STDs 2017-12-30T19:38:26+00:00

Sexually Transmitted Diseases (STD)

What is an STD?
Do You Have a STD?
Symptoms
Is there a cure?
Statistics
How to Avoid STD
Additional Information

Sexually Transmitted Diseases (STD) are the most common communicable diseases reported in Washington State. Many are curable, others are treatable, all are preventable.

Most people with STDs don’t have obvious symptoms, but without treatment they can spread disease and possibly develop serious complications.

Anyone who is under the age of 25 and is sexually active should get tested annually. At any age, if you think you may have been exposed to a sexually transmitted disease, you and your sex partner(s) should visit a health clinic, hospital or doctor for testing and treatment.  Testing locations in Chelan and Douglas Counties from Washington State Department of Health.

Questions?  Our Communical Disease Staff can help!

Stephanie Snitily, Communicable Disease Nurse: Stephanie.snitily@cdhd.wa.gov)  |  phone: (509) 886-6400

Jackie Dawson, Epidemiologist: Jacqueline.dawson@cdhd.wa.gov   |  phone: (509) 886-6400

What is an STD?

Sexually Transmitted Diseases are commonly referred to as “STDs”, which is a disease that is spread through sexual behavior like vaginal intercourse, oral sex, anal sex or sometimes intimate skin-to-skin contact. Some common types of STDs are Chlamydia, Gonorrhea, Syphilis, Herpes, HPV (Human Papilloma Virus) and HIV (Human Immunodeficiency Virus).

How do I know if I have an STD?

There is no way to know for sure without being tested. Many STDs don’t have obvious symptoms.  STD tests should be part of your regular check-up. But, if you have any concerns at all that you may have been exposed to an STD, see a doctor and ask to be tested.

What are symptoms of STDs?

Many STDs may have no symptoms at all or the signs are so mild that you may not notice. However, if you have any of the symptoms described below, you should seek care right away because they may be signs that you have an STD.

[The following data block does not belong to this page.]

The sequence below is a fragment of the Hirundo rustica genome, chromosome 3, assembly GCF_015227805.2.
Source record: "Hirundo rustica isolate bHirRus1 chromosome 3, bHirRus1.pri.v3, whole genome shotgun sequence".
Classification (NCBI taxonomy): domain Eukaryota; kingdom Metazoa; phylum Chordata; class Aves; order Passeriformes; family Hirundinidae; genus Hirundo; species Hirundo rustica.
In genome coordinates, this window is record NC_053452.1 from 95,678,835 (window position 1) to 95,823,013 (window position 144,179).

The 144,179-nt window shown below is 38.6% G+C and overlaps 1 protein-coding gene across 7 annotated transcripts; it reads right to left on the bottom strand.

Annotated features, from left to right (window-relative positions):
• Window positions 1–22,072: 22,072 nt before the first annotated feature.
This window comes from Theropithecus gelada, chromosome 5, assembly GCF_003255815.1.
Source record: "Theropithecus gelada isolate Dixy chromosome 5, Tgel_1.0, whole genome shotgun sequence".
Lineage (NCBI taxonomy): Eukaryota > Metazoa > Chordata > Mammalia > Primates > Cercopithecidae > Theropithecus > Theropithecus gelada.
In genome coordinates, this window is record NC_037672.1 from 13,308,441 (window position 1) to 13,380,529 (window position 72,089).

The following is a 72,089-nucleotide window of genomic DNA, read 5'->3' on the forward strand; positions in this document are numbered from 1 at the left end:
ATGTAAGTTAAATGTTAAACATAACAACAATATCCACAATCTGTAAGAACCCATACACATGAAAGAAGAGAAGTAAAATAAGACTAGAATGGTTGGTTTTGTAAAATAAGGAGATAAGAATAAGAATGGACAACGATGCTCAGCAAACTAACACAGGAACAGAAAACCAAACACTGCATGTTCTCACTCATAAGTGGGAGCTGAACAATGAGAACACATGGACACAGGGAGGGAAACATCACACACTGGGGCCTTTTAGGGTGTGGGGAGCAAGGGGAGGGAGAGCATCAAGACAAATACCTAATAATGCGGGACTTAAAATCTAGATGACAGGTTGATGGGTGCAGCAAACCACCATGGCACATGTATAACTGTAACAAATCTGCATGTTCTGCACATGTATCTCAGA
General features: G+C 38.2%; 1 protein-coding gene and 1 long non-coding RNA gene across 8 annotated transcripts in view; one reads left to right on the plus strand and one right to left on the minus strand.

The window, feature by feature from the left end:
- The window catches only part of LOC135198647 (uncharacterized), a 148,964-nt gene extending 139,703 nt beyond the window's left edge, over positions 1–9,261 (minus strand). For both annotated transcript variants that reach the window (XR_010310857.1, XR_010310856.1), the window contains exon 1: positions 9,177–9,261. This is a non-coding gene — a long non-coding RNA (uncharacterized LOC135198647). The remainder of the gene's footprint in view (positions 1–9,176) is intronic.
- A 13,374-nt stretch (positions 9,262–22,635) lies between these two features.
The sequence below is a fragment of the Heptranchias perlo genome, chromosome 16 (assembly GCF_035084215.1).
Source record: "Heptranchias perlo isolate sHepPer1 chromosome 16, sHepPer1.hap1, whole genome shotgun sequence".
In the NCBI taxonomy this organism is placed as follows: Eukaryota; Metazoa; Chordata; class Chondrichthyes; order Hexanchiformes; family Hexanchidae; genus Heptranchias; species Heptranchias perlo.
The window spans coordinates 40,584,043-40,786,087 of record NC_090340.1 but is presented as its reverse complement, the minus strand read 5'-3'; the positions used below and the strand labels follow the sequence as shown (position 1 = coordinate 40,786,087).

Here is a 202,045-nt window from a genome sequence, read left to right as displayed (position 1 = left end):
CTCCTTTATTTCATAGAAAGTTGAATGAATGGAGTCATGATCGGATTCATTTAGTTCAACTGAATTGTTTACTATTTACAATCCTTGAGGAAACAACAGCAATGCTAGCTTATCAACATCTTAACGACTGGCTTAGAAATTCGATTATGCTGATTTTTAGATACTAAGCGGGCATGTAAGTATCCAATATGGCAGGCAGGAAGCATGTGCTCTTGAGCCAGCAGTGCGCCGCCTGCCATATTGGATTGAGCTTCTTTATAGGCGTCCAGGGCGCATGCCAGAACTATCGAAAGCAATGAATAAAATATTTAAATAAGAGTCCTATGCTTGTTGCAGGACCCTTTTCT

• Discharge or unusual fluid that may be white or yellow that comes out of the vagina or penis (not semen).
  • An unexplained rash
  • A burning sensation when urinating (peeing), going to the bathroom.
  • Bumps, sores, blisters, or warts on the genital area – in women this includes the outer and inner lips, vagina and clitoris. In men this includes the penis and testicles.

Is there a cure for STDs?

Some STDs are curable while others have no cure. No cure means it may stay with you for the rest of your life.

How many people have STDs?

The easiest answer is about 1 in 4 young adults have an STD. It could be even more because many people who are infected don’t realize it.

How can I avoid getting an STD?

There are many things you can do to reduce your chances of getting an STD.

  • Be faithful. Have sex with only one other person whom you trust. Having sexual contact only with someone who is not infected means that you won’t get an STD from them and they won’t get one from you.
  • Use condoms. Used correctly every time you have sex, latex or polyurethane condoms can be very good protection against many STDs.
  • Have fewer partners. The more people you have sex with, the greater your chances of getting an STD. Go with new partners to get tested.
  • Don’t mix drugs and alcohol with sex. Getting drunk or high can affect your ability to make smart decisions about sex.
  • Don’t use IV street drugs and never share needles. Many STDs are transmitted through blood.
  • Don’t have sex. Abstinence is the surest way to avoid getting an STD.
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